craniology

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cra·ni·ol·o·gy

(krā'nē-ol'ō-jē),
The science concerned with variations in size, shape, and proportion of the cranium, especially with the variations characterizing the different races of humans.
[cranio- + G. logos, study]

craniology

(krā′nē-ŏl′ə-jē)
n.
The scientific study of the characteristics of the skull, such as size and shape, especially in humans.

cra′ni·o·log′i·cal (-ə-lŏj′ĭ-kəl) adj.
cra′ni·o·log′i·cal·ly adv.
cra′ni·ol′o·gist n.

craniology

[krā′nē·ol′əjē,]
the study of the shape, size, proportions, and other features of the human skull. It is usually associated with anthropological research.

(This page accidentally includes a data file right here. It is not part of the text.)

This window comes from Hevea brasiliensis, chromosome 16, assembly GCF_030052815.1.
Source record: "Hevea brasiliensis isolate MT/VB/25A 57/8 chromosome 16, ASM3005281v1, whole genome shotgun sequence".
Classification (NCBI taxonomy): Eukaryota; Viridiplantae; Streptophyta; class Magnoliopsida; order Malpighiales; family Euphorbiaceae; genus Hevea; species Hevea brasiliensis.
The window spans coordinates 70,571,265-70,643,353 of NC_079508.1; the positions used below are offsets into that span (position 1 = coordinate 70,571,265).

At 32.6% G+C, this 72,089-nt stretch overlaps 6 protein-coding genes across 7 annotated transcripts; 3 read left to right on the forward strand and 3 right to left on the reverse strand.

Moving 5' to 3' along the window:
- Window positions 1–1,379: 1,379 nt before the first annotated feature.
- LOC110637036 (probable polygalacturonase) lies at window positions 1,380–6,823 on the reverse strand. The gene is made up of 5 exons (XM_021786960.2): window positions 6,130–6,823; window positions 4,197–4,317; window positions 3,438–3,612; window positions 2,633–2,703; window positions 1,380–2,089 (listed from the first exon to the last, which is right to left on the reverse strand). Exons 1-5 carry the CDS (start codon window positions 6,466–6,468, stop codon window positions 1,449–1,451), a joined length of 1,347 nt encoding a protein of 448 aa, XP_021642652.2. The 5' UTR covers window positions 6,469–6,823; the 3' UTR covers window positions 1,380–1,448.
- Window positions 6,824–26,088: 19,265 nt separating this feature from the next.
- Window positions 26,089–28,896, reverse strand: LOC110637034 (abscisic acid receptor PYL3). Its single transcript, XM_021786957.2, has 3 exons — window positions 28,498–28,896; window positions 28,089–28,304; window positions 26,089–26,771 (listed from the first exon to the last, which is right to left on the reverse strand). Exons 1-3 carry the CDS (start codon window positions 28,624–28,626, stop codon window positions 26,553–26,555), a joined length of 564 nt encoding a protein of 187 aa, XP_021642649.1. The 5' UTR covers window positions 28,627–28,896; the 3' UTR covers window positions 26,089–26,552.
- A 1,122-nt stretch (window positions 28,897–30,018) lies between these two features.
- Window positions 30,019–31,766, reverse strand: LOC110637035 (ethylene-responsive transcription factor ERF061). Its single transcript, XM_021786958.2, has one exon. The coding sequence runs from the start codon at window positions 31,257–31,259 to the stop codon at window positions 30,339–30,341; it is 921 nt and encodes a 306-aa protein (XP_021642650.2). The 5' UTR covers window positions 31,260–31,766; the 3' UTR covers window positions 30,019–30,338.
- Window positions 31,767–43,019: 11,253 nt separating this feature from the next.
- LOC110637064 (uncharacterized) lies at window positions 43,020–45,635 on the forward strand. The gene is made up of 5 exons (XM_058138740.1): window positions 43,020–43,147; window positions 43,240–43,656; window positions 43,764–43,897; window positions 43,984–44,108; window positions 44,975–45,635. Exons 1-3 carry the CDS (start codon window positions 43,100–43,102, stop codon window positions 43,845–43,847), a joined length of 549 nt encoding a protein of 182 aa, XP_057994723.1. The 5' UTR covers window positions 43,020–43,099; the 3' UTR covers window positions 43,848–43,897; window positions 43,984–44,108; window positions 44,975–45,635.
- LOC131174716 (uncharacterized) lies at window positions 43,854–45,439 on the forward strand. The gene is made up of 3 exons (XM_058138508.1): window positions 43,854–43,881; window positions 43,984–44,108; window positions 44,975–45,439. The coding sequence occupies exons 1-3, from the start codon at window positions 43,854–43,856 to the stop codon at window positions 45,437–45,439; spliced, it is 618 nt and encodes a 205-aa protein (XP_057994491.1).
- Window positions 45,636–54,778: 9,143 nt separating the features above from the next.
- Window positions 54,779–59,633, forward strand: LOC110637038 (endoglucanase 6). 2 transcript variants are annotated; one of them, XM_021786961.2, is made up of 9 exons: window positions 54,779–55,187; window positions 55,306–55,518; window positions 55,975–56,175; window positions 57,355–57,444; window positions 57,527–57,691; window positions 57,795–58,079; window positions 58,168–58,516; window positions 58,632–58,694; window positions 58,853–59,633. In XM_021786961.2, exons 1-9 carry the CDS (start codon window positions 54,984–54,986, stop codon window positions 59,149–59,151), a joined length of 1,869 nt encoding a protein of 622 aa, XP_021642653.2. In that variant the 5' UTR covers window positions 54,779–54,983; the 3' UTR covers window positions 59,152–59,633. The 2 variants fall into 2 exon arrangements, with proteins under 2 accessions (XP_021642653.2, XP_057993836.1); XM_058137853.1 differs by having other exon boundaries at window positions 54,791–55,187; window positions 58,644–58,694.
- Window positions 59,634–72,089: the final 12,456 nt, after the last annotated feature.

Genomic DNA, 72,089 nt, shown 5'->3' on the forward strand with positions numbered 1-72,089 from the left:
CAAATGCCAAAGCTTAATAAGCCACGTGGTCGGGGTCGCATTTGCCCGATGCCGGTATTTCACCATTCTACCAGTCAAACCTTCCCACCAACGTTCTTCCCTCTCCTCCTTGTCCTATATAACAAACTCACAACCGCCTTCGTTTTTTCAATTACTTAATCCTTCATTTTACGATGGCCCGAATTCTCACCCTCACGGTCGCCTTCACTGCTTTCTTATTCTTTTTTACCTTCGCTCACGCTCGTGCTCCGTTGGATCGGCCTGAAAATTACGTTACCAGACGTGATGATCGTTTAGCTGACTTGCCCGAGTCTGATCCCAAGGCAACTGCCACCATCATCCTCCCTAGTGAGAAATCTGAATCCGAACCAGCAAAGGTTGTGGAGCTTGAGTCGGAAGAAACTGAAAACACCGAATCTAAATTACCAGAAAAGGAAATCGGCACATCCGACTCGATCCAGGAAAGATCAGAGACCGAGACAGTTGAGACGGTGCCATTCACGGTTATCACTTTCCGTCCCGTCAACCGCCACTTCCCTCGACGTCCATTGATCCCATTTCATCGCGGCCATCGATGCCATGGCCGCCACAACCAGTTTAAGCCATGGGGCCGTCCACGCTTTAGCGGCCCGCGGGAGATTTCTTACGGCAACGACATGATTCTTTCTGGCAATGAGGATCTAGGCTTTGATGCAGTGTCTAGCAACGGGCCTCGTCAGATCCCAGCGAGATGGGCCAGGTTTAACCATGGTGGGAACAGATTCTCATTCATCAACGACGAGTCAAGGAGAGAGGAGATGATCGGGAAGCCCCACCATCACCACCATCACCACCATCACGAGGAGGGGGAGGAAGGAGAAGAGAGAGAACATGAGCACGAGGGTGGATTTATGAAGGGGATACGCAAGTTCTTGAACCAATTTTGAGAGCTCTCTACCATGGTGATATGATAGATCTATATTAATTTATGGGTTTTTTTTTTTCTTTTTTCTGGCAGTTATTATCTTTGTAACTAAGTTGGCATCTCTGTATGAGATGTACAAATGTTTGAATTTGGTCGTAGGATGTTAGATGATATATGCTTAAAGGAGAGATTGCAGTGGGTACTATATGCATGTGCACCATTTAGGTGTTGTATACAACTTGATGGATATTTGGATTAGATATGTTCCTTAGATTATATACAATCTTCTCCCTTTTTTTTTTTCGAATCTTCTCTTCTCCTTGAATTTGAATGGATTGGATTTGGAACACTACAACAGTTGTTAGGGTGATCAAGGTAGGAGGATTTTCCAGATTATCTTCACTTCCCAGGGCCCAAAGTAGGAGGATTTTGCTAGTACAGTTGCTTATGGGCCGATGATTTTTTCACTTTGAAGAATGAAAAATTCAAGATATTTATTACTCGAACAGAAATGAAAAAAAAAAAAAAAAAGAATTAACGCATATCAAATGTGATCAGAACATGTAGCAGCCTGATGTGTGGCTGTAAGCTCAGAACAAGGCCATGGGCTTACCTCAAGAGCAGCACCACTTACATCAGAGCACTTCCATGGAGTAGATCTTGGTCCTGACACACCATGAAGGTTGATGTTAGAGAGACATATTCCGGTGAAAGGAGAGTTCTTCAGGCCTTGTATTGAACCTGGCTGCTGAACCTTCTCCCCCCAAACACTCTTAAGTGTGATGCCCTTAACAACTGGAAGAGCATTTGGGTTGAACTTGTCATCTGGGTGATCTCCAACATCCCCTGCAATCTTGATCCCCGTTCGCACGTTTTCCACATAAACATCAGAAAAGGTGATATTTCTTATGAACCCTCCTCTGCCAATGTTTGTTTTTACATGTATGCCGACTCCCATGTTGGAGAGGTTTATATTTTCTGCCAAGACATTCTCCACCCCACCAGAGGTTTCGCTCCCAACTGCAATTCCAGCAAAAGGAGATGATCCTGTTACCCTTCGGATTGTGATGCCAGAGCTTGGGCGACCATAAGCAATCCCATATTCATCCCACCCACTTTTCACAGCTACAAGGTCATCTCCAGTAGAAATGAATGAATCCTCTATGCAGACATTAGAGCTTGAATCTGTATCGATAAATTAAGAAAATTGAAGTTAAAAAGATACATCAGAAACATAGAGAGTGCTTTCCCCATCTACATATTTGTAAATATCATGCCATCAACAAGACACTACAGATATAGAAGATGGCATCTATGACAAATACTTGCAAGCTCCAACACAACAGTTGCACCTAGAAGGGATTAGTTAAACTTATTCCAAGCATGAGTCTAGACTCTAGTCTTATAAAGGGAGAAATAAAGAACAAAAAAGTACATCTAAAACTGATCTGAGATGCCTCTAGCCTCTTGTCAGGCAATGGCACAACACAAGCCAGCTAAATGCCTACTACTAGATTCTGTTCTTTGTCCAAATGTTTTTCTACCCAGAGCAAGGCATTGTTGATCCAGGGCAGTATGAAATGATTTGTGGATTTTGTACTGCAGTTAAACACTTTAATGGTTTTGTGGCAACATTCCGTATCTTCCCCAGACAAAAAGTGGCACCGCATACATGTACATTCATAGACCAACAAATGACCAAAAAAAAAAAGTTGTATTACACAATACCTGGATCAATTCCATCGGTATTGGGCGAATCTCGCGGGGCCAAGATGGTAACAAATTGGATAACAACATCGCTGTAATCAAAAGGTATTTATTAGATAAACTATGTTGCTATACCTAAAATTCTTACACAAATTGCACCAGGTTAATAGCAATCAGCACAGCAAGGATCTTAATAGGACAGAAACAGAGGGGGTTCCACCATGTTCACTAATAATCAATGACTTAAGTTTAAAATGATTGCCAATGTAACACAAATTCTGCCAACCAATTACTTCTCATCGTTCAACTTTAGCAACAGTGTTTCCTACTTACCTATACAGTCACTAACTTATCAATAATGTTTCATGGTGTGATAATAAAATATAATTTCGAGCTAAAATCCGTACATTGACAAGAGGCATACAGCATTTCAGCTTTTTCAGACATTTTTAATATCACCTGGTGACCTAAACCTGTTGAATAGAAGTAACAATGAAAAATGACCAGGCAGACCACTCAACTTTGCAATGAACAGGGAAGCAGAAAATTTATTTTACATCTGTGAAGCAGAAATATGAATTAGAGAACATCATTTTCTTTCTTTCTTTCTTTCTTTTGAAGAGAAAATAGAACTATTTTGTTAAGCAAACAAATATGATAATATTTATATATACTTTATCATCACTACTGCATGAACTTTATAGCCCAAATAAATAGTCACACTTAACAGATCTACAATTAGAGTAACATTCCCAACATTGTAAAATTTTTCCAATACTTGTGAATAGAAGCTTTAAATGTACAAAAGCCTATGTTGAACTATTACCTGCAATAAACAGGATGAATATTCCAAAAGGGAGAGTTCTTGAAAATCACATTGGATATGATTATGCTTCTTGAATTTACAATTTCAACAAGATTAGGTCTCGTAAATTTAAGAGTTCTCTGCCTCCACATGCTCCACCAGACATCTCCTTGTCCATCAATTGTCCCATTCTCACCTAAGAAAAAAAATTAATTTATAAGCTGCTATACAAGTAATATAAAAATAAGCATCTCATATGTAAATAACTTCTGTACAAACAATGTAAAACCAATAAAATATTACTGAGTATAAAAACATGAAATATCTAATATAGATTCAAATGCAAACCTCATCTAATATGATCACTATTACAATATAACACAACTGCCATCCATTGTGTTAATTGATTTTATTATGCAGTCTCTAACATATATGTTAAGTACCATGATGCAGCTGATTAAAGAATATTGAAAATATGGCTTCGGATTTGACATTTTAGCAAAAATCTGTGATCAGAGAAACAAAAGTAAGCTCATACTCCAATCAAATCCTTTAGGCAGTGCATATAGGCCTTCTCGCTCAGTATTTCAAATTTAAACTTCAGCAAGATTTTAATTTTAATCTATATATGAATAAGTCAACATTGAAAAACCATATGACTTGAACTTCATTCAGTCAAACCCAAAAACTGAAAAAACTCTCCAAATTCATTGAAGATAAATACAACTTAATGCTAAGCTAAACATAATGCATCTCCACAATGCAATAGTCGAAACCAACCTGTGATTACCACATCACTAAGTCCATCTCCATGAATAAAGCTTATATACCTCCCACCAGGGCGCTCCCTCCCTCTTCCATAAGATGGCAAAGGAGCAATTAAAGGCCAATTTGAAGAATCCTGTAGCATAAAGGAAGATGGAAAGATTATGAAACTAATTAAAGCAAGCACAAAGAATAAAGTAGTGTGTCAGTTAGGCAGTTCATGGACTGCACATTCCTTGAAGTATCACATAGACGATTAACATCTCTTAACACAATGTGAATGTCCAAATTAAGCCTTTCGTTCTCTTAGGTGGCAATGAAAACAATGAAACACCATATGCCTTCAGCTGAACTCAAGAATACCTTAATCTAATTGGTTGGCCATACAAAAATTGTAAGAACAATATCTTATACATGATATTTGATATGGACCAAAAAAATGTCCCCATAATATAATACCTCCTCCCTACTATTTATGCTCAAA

cra·ni·ol·o·gy

(krānē-olŏ-jē)
The science concerned with variations in size, shape, and proportion of the cranium, especially with the variations characterizing the different races of humans.

cra·ni·ol·o·gy

(krānē-olŏ-jē)
The science concerned with variations in size, shape, and proportion of the cranium.
References in periodicals archive ?
Craniological theories of inequality influenced Milne-Edwards well into the 1880s.
79) The change from the highly articulate monster of Shelley's creation into the mute horror pursued by villagers, the manufactured zombie with a deformed and criminal brain, is another later interpretation, reflecting perhaps the craniological and neurological concerns of mid-nineteenth-century science, as well as the requirements of stage and film sensationalism.
And quite rightly so, since the "old doctor's" interests in measuring his patients' heads with a "thing like callipers" clearly shows that he follows, a la lettre [to the letter], the notorious craniological theory of Cesare Lombroso--an Italian jurist who considered that criminal tendencies were innate in individuals, and that criminals could be recognized by the shape of their heads (Heart 15).